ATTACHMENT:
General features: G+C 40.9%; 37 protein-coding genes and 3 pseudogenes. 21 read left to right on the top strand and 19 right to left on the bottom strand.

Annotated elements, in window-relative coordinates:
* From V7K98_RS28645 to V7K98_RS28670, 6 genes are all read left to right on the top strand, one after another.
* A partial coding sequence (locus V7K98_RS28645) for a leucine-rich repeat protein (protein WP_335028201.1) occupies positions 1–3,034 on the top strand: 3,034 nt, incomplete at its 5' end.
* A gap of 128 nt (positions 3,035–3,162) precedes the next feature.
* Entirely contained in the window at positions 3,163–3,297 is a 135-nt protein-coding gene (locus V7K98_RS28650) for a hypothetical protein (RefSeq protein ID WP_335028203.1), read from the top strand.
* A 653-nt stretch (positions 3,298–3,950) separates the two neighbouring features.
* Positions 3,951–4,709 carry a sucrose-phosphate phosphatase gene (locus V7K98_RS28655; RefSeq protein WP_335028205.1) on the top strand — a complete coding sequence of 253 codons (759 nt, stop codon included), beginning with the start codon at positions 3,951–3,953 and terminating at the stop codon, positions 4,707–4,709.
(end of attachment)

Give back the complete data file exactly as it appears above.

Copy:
General features: G+C 40.9%; 37 protein-coding genes and 3 pseudogenes. 21 read left to right on the top strand and 19 right to left on the bottom strand.

Annotated elements, in window-relative coordinates:
* From V7K98_RS28645 to V7K98_RS28670, 6 genes are all read left to right on the top strand, one after another.
* A partial coding sequence (locus V7K98_RS28645) for a leucine-rich repeat protein (protein WP_335028201.1) occupies positions 1–3,034 on the top strand: 3,034 nt, incomplete at its 5' end.
* A gap of 128 nt (positions 3,035–3,162) precedes the next feature.
* Entirely contained in the window at positions 3,163–3,297 is a 135-nt protein-coding gene (locus V7K98_RS28650) for a hypothetical protein (RefSeq protein ID WP_335028203.1), read from the top strand.
* A 653-nt stretch (positions 3,298–3,950) separates the two neighbouring features.
* Positions 3,951–4,709 carry a sucrose-phosphate phosphatase gene (locus V7K98_RS28655; RefSeq protein WP_335028205.1) on the top strand — a complete coding sequence of 253 codons (759 nt, stop codon included), beginning with the start codon at positions 3,951–3,953 and terminating at the stop codon, positions 4,707–4,709.